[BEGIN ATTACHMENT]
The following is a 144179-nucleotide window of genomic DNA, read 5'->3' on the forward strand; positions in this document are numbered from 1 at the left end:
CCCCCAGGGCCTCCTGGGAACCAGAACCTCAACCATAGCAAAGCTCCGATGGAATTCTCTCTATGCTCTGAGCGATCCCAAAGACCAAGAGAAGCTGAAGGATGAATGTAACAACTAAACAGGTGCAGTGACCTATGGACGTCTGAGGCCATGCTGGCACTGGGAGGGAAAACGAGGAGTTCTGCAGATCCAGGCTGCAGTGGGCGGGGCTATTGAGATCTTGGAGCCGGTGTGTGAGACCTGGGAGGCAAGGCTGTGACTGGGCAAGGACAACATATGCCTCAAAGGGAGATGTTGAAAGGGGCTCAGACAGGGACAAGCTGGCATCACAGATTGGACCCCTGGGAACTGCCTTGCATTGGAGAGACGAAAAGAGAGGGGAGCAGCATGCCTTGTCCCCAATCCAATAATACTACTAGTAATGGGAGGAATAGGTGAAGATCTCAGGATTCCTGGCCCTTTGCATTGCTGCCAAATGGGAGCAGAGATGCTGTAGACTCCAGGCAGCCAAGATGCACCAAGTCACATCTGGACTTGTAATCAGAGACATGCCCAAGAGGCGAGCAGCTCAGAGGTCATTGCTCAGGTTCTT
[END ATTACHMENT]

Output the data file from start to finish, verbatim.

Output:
The following is a 144179-nucleotide window of genomic DNA, read 5'->3' on the forward strand; positions in this document are numbered from 1 at the left end:
CCCCCAGGGCCTCCTGGGAACCAGAACCTCAACCATAGCAAAGCTCCGATGGAATTCTCTCTATGCTCTGAGCGATCCCAAAGACCAAGAGAAGCTGAAGGATGAATGTAACAACTAAACAGGTGCAGTGACCTATGGACGTCTGAGGCCATGCTGGCACTGGGAGGGAAAACGAGGAGTTCTGCAGATCCAGGCTGCAGTGGGCGGGGCTATTGAGATCTTGGAGCCGGTGTGTGAGACCTGGGAGGCAAGGCTGTGACTGGGCAAGGACAACATATGCCTCAAAGGGAGATGTTGAAAGGGGCTCAGACAGGGACAAGCTGGCATCACAGATTGGACCCCTGGGAACTGCCTTGCATTGGAGAGACGAAAAGAGAGGGGAGCAGCATGCCTTGTCCCCAATCCAATAATACTACTAGTAATGGGAGGAATAGGTGAAGATCTCAGGATTCCTGGCCCTTTGCATTGCTGCCAAATGGGAGCAGAGATGCTGTAGACTCCAGGCAGCCAAGATGCACCAAGTCACATCTGGACTTGTAATCAGAGACATGCCCAAGAGGCGAGCAGCTCAGAGGTCATTGCTCAGGTTCTT